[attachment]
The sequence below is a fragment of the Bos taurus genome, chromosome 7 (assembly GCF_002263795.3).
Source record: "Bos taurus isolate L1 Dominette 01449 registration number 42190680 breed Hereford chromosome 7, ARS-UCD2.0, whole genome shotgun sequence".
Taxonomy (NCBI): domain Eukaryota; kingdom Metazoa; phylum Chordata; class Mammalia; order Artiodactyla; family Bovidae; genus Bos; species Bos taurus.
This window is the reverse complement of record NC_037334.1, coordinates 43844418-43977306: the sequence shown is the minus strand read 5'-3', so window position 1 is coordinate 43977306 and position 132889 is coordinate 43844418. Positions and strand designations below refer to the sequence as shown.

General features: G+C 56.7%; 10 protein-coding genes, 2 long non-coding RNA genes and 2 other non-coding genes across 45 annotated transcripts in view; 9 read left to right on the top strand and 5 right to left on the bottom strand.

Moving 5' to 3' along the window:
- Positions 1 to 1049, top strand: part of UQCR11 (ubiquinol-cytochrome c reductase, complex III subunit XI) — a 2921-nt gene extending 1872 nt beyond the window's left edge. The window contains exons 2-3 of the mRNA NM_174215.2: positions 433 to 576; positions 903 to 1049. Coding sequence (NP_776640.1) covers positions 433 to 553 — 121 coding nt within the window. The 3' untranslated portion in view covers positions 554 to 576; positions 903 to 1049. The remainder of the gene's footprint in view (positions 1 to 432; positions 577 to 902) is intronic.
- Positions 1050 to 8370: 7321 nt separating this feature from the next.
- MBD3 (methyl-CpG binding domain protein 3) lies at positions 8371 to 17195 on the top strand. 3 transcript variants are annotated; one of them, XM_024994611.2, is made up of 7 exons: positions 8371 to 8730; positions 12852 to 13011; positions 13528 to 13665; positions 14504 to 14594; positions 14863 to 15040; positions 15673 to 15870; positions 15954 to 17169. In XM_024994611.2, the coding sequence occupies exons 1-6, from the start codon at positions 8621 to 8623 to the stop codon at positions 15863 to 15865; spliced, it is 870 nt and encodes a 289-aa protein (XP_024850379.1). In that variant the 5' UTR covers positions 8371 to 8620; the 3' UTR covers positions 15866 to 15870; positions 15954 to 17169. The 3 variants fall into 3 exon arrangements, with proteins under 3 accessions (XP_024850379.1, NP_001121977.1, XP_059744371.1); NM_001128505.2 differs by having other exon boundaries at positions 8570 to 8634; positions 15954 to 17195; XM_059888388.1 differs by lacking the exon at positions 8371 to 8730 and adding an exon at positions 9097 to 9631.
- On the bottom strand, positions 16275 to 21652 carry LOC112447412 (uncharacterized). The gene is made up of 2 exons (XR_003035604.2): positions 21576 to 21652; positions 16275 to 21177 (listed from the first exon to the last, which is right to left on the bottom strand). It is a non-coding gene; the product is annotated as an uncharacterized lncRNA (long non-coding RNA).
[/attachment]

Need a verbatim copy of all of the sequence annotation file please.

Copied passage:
The sequence below is a fragment of the Bos taurus genome, chromosome 7 (assembly GCF_002263795.3).
Source record: "Bos taurus isolate L1 Dominette 01449 registration number 42190680 breed Hereford chromosome 7, ARS-UCD2.0, whole genome shotgun sequence".
Taxonomy (NCBI): domain Eukaryota; kingdom Metazoa; phylum Chordata; class Mammalia; order Artiodactyla; family Bovidae; genus Bos; species Bos taurus.
This window is the reverse complement of record NC_037334.1, coordinates 43844418-43977306: the sequence shown is the minus strand read 5'-3', so window position 1 is coordinate 43977306 and position 132889 is coordinate 43844418. Positions and strand designations below refer to the sequence as shown.

General features: G+C 56.7%; 10 protein-coding genes, 2 long non-coding RNA genes and 2 other non-coding genes across 45 annotated transcripts in view; 9 read left to right on the top strand and 5 right to left on the bottom strand.

Moving 5' to 3' along the window:
- Positions 1 to 1049, top strand: part of UQCR11 (ubiquinol-cytochrome c reductase, complex III subunit XI) — a 2921-nt gene extending 1872 nt beyond the window's left edge. The window contains exons 2-3 of the mRNA NM_174215.2: positions 433 to 576; positions 903 to 1049. Coding sequence (NP_776640.1) covers positions 433 to 553 — 121 coding nt within the window. The 3' untranslated portion in view covers positions 554 to 576; positions 903 to 1049. The remainder of the gene's footprint in view (positions 1 to 432; positions 577 to 902) is intronic.
- Positions 1050 to 8370: 7321 nt separating this feature from the next.
- MBD3 (methyl-CpG binding domain protein 3) lies at positions 8371 to 17195 on the top strand. 3 transcript variants are annotated; one of them, XM_024994611.2, is made up of 7 exons: positions 8371 to 8730; positions 12852 to 13011; positions 13528 to 13665; positions 14504 to 14594; positions 14863 to 15040; positions 15673 to 15870; positions 15954 to 17169. In XM_024994611.2, the coding sequence occupies exons 1-6, from the start codon at positions 8621 to 8623 to the stop codon at positions 15863 to 15865; spliced, it is 870 nt and encodes a 289-aa protein (XP_024850379.1). In that variant the 5' UTR covers positions 8371 to 8620; the 3' UTR covers positions 15866 to 15870; positions 15954 to 17169. The 3 variants fall into 3 exon arrangements, with proteins under 3 accessions (XP_024850379.1, NP_001121977.1, XP_059744371.1); NM_001128505.2 differs by having other exon boundaries at positions 8570 to 8634; positions 15954 to 17195; XM_059888388.1 differs by lacking the exon at positions 8371 to 8730 and adding an exon at positions 9097 to 9631.
- On the bottom strand, positions 16275 to 21652 carry LOC112447412 (uncharacterized). The gene is made up of 2 exons (XR_003035604.2): positions 21576 to 21652; positions 16275 to 21177 (listed from the first exon to the last, which is right to left on the bottom strand). It is a non-coding gene; the product is annotated as an uncharacterized lncRNA (long non-coding RNA).